Edited by Frederic S. Lee and Bruce Cronin
Chapter 22: Modeling the economy as a whole: stock-flow models
AbstractIn this chapter we introduce the stock-flow-consistent approach to macroeconomic modeling, developed from the pioneering work of Wynne Godley and others in Cambridge, and James Tobin at Yale. Empirical applications of this approach were successful in predicting the Great Recession of 2007, and the publication of Monetary Economics by Godley and Lavoie in 2007 also attracted a growing attention to this methodology, which is being developed by a growing number of scholars, mainly in the post-Keynesian tradition. Stock-flow-consistent models provide an integrated analysis of real and financial markets, which is missing in most mainstream models, although it is essential to understanding modern monetary economies. In this chapter we introduce the consistency requirements of macroeconomic models: payments from one sector must be accounted for as receipts of another sector; financial assets of one sector are liabilities for another sector, and so on; discussing the links between models and national accounting for both flows and stocks. We next discuss how feedbacks from stocks to flow need to be accounted for, providing a consistent dynamic representation of the economy over historical time. Finally, we explore the current lines of research related to this approach in the post-Keynesian literature.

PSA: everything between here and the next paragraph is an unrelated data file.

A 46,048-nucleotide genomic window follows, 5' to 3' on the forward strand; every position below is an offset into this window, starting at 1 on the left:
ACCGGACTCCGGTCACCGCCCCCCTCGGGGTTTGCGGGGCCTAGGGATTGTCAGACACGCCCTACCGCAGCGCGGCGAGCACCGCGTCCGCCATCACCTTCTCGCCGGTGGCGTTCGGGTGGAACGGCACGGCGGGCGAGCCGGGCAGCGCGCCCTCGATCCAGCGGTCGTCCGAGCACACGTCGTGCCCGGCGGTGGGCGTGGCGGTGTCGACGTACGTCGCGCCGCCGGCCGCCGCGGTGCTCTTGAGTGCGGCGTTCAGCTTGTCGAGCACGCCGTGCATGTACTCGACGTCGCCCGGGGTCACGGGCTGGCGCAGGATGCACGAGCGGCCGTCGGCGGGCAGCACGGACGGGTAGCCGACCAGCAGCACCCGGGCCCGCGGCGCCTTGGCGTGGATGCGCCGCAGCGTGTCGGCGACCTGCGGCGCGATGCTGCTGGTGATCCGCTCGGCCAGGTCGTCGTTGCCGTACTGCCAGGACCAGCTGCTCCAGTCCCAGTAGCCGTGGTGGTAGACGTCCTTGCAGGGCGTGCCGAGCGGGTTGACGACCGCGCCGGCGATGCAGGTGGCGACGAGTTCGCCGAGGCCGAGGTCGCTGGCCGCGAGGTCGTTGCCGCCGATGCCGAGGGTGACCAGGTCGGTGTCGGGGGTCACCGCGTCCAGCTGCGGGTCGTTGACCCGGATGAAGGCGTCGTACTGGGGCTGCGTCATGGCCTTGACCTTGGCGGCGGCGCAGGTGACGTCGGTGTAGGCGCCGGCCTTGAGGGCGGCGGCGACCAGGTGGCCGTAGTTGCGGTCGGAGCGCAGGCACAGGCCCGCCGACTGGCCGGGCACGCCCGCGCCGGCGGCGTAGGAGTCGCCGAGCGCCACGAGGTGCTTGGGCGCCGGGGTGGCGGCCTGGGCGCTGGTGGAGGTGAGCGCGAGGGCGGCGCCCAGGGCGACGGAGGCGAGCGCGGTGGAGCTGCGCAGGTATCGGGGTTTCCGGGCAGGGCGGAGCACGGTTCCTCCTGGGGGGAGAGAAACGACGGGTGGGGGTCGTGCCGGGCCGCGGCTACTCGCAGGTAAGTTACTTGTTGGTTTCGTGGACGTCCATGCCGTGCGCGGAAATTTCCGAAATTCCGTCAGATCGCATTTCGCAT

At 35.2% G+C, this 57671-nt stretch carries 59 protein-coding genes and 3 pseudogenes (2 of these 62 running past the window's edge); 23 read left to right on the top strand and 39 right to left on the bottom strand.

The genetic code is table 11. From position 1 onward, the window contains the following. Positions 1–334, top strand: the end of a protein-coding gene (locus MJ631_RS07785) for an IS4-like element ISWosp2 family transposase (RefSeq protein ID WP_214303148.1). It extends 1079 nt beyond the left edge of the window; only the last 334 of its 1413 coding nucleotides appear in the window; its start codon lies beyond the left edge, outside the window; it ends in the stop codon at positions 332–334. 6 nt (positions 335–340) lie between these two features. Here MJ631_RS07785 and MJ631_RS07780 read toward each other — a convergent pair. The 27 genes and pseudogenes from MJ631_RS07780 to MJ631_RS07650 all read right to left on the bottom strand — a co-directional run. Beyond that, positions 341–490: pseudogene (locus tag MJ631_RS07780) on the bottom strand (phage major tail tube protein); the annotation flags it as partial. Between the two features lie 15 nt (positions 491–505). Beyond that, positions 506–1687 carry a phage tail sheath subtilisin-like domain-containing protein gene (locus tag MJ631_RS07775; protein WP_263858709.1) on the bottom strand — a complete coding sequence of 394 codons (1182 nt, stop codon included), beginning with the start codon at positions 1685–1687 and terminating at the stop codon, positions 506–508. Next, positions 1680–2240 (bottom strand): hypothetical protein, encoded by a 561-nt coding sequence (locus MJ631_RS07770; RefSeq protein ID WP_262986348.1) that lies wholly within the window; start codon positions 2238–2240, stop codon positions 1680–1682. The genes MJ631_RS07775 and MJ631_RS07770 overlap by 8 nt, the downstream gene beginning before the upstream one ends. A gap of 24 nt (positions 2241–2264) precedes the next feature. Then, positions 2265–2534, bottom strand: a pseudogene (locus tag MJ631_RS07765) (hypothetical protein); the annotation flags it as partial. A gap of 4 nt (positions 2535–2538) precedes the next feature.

You are not authenticated to view the full text of this chapter or article.
Elgaronline requires a subscription or purchase to access the full text of books or journals. Please login through your library system or with your personal username and password on the homepage.
Non-subscribers can freely search the site, view abstracts/ extracts and download selected front matter and introductory chapters for personal use.
Your library may not have purchased all subject areas. If you are authenticated and think you should have access to this title, please contact your librarian.